I Accidentally Found My Perfect Pair of Running Shoes

I say “my” perfect shoes not “the” perfect shoes because every runner is a special unicorn and every runner has their own special unicorn stride. Especially dudes because have you SEEN Evan Jager loop a track? Damn. So, no, I haven’t found THE perfect running shoes because there isn’t such a thing. But MY perfect pair? Found ‘em—and on accident, nonetheless.

But first, let’s get GOOD vs. RIGHT out of the way.

After all my years of running with Dystonia, it didn’t hit me until mile four of eight this morning how necessary the RIGHT shoes are for your special unicorn stride, not just GOOD ones. There are lots of good shoes out there—fantastic, even—and I have probably run in most of them, but the shoe for YOU is different. 


Throughout college, I ran in the comfiest neutral shoes provided by our team: Asics GT 2000, Nike Pegasus, Mizuno Wave Rider, etc.—all GOOD shoes. Each pair carried me through hard workouts and races. You know, pushing hard and being animals.

But back then, during my college running days, things were different because my stride was different, and I didn’t have to pay much attention to it. I was smooth, controlled, POWERFUL. Each landing and push-off felt like a perfectly rehearsed piece of choreography. Good form came easy, and so did fitting into and taking off in whatever shoe I slipped on. I never thought about having the RIGHT shoe because my stride and I made do with a GOOD one.

The past six years it’s been different. Dystonia—an incurable neurological condition—makes it that way. I don’t always know how my foot will hit the ground or where. I have to pay attention to the road in front of me, watching for things like cracks and debris that often cause me to trip since my feet sometimes can’t make it off the pavement high enough. That’s why I need the RIGHT shoe.

I need less drop because my ankles are unstable and roll easy.

I need thicker material because my feet kick each other and wear it down.

I need a durable sole because my feet drag when symptoms get really bad.

I need shorter laces because I have to tie my shoes extra tight to keep my feet secure.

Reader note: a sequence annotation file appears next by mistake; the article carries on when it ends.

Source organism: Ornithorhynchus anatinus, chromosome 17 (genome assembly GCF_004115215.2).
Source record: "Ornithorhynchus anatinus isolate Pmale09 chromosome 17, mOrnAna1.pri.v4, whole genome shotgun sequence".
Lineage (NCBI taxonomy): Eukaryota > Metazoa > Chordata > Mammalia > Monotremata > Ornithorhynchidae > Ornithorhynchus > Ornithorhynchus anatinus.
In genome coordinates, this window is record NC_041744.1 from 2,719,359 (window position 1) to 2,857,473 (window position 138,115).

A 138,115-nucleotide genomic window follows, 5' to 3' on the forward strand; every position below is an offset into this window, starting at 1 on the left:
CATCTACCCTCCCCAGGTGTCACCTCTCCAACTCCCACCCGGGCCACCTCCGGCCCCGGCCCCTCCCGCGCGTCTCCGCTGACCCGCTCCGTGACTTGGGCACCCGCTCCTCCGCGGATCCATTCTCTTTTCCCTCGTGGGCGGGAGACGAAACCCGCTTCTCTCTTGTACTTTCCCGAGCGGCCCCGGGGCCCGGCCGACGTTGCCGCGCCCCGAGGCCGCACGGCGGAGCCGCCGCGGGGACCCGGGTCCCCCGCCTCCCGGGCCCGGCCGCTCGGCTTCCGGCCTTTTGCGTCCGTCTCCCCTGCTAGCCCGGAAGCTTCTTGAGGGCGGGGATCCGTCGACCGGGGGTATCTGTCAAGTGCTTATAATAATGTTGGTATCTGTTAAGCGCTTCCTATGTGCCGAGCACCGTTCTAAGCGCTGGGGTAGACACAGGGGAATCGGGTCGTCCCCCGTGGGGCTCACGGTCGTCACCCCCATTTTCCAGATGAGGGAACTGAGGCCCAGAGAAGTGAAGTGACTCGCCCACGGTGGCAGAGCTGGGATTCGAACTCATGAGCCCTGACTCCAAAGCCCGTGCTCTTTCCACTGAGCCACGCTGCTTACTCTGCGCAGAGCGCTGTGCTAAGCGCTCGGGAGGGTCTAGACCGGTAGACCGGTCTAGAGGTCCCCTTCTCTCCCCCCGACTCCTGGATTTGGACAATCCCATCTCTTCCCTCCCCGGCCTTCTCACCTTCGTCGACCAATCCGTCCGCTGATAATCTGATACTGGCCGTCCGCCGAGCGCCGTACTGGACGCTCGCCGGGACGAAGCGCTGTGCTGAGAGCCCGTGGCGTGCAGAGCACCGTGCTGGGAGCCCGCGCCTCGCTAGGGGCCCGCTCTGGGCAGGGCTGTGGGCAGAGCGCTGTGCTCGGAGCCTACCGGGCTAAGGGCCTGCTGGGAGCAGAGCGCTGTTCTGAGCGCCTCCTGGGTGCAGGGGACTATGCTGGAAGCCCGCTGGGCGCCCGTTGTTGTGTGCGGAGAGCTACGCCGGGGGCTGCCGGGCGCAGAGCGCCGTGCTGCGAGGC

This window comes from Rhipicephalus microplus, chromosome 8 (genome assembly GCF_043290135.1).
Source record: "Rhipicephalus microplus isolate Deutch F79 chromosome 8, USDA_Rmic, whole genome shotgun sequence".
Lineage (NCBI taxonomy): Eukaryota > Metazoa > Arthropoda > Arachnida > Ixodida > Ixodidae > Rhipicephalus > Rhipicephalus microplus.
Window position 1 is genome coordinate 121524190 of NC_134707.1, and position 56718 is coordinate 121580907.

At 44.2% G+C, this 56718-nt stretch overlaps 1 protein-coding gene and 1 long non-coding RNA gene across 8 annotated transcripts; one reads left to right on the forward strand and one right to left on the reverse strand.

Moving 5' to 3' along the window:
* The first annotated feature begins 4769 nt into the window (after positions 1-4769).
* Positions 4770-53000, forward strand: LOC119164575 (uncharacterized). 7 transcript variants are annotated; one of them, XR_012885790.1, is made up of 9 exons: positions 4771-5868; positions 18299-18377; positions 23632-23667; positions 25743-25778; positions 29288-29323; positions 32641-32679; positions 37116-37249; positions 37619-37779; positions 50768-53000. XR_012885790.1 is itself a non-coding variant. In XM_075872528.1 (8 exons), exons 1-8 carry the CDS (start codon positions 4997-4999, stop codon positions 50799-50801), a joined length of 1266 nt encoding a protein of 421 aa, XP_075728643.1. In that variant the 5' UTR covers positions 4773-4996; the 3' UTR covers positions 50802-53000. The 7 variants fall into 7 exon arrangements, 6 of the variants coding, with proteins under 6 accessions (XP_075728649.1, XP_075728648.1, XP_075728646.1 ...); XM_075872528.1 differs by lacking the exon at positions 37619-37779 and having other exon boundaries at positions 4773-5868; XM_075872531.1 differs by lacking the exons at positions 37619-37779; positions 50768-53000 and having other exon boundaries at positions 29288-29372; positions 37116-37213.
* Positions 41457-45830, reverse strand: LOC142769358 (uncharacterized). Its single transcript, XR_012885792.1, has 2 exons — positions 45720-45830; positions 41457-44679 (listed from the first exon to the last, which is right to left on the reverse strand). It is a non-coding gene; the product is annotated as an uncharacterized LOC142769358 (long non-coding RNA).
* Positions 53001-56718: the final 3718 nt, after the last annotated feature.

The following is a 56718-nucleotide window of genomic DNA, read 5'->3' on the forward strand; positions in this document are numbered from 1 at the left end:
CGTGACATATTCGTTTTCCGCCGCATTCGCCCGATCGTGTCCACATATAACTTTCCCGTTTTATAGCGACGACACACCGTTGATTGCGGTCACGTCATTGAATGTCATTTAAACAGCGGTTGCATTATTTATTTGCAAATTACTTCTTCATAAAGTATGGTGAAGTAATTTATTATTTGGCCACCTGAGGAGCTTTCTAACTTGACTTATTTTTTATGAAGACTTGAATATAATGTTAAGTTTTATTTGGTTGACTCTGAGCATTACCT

If it sounds nuts it’s because it is nuts, but it’s not wrong. No stride is wrong. That’s why we don’t need GOOD shoes to fit our feet into, but the RIGHT shoes that fit US and our strides.

Unicorns, remember?

Years ago I was a cushy, comfort gal. The Pegasus and the Brooks Glycerin were my jam. You can’t get softer or more aaaahhhh while also keeping the flexibility and food security intact.

Those are GOOD shoes—GREAT ones, actually—but not the RIGHT ones anymore for me.

This morning I didn’t intend to run.

This is where the “accidentally” part comes in. I went out for a walk, but a walk turned into a few shuffles, then a few shuffles turned into small pick-ups on the grass (where my legs and strides feel the most comfortable) and I started to realize how amazing these shoes I had only used for walking felt while I was running.



Thicker outer but still breathable.


It’s a TRAINING SHOE, of all things, not meant for running. And they’re not RIGHT for all strides, but they sure are for mine.

Check the specs.

It’s my RIGHT shoe that’s also FANTASTIC (good).

After all those miles of walk/run/sprint (ish) my feet felt great and so did my knees, hips, and groin—three areas that usually give me trouble after that distance in more cushioned pair of shoes. I even headed to the gym for weights and core. The transition from road to gym floor was seamless. 

I encourage you and PUSH you to test the hell out of the shoes available on the market. Don’t settle for a GOOD shoe. I was brand loyal for a long time, but things changed, and so my shoes changed.

Happy running.

Push on, PUSH ANIMALS >>>

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